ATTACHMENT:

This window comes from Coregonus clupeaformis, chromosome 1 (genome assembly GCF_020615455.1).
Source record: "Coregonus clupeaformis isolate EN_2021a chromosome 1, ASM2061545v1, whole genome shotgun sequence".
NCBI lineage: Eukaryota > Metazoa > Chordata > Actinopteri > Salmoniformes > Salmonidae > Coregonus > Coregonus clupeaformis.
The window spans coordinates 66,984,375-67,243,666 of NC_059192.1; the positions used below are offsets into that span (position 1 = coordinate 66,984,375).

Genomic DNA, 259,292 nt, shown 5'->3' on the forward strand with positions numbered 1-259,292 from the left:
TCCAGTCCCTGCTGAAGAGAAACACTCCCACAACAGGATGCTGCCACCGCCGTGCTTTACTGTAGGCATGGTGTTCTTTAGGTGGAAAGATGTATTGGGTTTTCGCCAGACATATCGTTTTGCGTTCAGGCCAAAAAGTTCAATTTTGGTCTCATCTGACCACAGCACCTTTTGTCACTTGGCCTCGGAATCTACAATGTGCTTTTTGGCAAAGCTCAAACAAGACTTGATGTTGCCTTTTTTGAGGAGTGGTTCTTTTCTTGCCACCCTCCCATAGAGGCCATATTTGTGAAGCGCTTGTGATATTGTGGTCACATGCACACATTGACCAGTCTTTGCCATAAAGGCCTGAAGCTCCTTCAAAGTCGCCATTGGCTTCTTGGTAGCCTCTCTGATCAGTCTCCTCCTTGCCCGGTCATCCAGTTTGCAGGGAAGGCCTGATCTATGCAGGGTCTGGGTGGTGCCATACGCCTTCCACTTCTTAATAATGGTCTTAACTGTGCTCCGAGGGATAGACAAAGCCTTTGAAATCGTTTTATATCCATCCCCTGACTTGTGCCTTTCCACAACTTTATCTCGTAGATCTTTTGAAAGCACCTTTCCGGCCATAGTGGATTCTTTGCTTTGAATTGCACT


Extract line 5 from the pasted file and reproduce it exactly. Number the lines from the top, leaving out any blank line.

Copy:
Genomic DNA, 259,292 nt, shown 5'->3' on the forward strand with positions numbered 1-259,292 from the left: